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Chinua Achebe-Dead Men's Path

Chinua Achebe-Dead Men's Path

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Published by: Traducción Literaria en Inglés I on May 13, 2012
Copyright:Attribution Non-commercial


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Dead Men's Path
Chinua AchebeMichael Obi's hopes were fulfilled much earlier than he had expected. He was appointed headmaster of Ndume Central School in January 1949. It had always been an unprogressive school, so theMission authorities decided to send a young and energetic man to run it. Obi accepted thisresponsibility with enthusiasm. He had many wonderful ideas and this was an opportunity to put theminto practice. He had had sound secondary school education which designated him a "pivotal teacher"in the official records and set him apart from the other headmasters in the mission field. He wasoutspoken in his condemnation of the narrow views of these older and often less-educated ones."We shall make a good job of it, shan't we?" he asked his young wife when they first heard the joyfulnews of his promotion."We shall do our best," she replied. "We shall have such beautiful gardens and everything will be justmodern and delightful. . . ." In their two years of married life she had become completely infected byhis passion for "modern methods" and his denigration of "these old and superannuated people in theteaching field who would be better employed as traders in the Onitsha market." She began to seeherself already as the admired wife of the young headmaster, the queen of the school.The wives of the other teachers would envy her position. She would set the fashion in every-thing. . . .Then, suddenly, it occurred to her that there might not be other wives. Wavering between hope andfear, she asked her husband, looking anxiously at him."All our colleagues are young and unmarried," he said with enthusiasm, which for once she did notshare. "Which is a good thing," he continued."Why?""Why? They will give all their time and energy to the school." Nancy was downcast. For a few minutes she became skeptical about the new school; but it was onlyfor a few minutes. Her little personal misfortune could not blind her to her husband's happy prospects.She looked at him as he sat folded up in a chair. He was stoop-shouldered and looked frail. But hesometimes surprised people with sudden bursts of physical energy. In his present posture, however,all his bodily strength seemed to have retired behind his deep-set eyes, giving them an extraordinary power of penetration. He was only twenty-six, but looked thirty or more. On the whole, he was notunhandsome."A penny for your thoughts, Mike," said Nancy after a while, imitating the woman's magazine sheread."I was thinking what a grand opportunity we've got at last to show these people how a school should be run." Ndume School was backward in every sense of the word. Mr. Obi put his whole life into the work,and his wife hers too. He had two aims. A high standard of teaching was insisted upon, and the schoolcompound was to be turned into a place of beauty. Nancy's dream-gardens came to life with thecoming of the rains, and blossomed. Beautiful hibiscus and allamanda hedges in brilliant red andyellow marked out the carefully tended school com-pound from the rank neighborhood bushes.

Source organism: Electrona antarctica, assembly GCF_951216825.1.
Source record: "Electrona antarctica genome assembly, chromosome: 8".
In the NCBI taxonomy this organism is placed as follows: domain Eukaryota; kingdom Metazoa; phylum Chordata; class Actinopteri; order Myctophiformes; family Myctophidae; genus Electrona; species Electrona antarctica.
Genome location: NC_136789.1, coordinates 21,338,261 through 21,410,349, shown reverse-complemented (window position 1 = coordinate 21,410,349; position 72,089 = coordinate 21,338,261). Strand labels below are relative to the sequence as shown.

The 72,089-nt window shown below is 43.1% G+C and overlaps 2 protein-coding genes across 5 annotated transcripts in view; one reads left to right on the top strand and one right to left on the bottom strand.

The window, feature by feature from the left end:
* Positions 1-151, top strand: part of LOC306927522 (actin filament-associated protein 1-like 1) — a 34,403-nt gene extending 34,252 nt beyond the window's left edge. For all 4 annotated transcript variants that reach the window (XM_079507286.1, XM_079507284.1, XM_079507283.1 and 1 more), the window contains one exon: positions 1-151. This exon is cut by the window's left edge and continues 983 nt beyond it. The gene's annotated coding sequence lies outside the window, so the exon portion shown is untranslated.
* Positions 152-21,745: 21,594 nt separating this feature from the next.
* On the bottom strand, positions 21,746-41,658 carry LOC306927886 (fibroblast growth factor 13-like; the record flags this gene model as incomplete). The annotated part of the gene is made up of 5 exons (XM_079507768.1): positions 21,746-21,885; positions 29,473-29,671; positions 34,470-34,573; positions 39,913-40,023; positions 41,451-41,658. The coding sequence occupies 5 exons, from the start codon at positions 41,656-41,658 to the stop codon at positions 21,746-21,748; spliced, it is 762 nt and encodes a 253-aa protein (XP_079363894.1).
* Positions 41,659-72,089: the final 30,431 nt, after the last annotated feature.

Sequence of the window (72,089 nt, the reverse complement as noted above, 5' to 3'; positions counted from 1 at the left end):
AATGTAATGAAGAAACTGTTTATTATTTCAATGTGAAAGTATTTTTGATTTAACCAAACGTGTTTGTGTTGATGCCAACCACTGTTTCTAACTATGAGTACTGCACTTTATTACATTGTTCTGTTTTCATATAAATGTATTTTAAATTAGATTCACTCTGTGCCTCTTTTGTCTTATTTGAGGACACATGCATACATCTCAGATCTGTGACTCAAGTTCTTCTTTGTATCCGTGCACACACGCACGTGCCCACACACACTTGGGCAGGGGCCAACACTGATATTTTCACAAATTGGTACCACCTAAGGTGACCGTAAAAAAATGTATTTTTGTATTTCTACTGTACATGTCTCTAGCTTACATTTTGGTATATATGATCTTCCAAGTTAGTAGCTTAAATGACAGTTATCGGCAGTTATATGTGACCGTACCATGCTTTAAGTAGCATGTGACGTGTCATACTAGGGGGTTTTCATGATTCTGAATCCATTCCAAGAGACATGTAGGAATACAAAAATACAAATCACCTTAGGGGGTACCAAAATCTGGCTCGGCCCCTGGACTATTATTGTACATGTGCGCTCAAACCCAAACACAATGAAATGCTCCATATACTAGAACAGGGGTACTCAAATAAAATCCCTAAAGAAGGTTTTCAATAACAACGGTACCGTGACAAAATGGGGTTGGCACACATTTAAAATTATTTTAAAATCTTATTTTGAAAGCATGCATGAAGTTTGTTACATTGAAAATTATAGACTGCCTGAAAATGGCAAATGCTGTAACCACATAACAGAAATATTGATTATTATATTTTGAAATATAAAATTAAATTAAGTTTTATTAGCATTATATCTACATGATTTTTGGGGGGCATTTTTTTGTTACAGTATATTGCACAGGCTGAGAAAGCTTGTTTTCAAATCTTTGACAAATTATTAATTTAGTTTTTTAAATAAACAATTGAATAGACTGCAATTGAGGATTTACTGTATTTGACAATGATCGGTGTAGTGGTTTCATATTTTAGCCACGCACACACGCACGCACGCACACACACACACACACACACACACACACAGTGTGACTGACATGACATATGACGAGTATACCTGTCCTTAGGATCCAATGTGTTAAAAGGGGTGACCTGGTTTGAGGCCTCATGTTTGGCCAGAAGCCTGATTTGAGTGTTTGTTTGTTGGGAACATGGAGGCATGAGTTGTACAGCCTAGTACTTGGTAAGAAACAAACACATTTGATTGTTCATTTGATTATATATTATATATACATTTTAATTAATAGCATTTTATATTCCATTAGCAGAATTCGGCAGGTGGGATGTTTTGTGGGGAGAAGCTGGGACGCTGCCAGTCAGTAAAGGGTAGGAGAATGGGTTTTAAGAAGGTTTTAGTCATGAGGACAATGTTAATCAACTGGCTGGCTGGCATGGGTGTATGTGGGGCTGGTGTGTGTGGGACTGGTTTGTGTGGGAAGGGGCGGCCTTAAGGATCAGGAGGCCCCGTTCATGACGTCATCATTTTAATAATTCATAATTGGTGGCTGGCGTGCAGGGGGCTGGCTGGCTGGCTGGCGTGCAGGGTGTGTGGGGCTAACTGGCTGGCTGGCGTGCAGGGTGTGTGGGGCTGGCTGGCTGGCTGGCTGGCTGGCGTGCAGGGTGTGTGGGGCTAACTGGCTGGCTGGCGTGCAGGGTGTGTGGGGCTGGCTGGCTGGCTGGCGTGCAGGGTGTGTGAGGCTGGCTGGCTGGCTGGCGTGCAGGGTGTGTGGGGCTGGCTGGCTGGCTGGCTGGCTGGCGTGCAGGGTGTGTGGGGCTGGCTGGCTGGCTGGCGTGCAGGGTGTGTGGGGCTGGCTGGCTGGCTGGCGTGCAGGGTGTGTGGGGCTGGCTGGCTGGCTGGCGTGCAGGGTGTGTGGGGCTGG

One evening as Obi was admiring his work he was scandalized to see an old woman from the villagehobble right across the compound, through a marigold flower-bed and the hedges. On going up therehe found faint signs of an almost disused path from the village across the school compound to the bush on the other side."It amazes me," said Obi to one of his teachers who had been three years in the school, "that you people allowed the villagers to make use of this footpath. It is simply incredible." He shook his head."The path," said the teacher apologetically, "appears to be very important to them. Although it ishardly used, it connects the village shrine with their place of burial.""And what has that got to do with the school?" asked the headmaster."Well, I don't know," replied the other with a shrug of the shoulders. "But I remember there was a bigrow some time ago when we attempted to close it.""That was some time ago. But it will not be used now," said Obi as he walked away. "What will theGovernment Education Officer think of this when he comes to inspect the school next week? Thevillagers might, for all I know, decide to use the schoolroom for a pagan ritual during the inspection."Heavy sticks were planted closely across the path at the two places where it entered and left theschool premises. These were further strengthened with barbed wire.Three days later the village priest of Ani called on the headmaster. He was an old man and walkedwith a slight stoop. He carried a stout walking-stick which he usually tapped on the floor, byway of emphasis, each time he made a new point in his argument."I have heard," he said after the usual exchange of cordialities, "that our ancestral foot-path hasrecently been closed. . . .""Yes," replied Mr. Obi. "We cannot allow people to make a highway of our school com-pound.""Look here, my son," said the priest bringing down his walking-stick, "this path was here before youwere born and before your father was born. The whole life of this village depends on it. Our deadrelatives depart by it and our ancestors visit us by it. But most important, it is the path of childrencoming in to be born."Mr. Obi listened with a satisfied smile on his face."The whole purpose of our school," he said finally, "is to eradicate just such beliefs as that. Dead mendo not require footpaths. The whole idea is just fantastic. Our duty is to teach your children to laugh atsuch ideas.""What you say may be true," replied the priest, "but we follow the practices of our fathers. If youreopen the path we shall have nothing to quarrel about. What I always say is: let the hawk perch andlet the eagle perch." He rose to go."I am sorry," said the young headmaster. "But the school compound cannot be a thoroughfare. It isagainst our regulations. I would suggest your constructing another path, skirting our premises. We can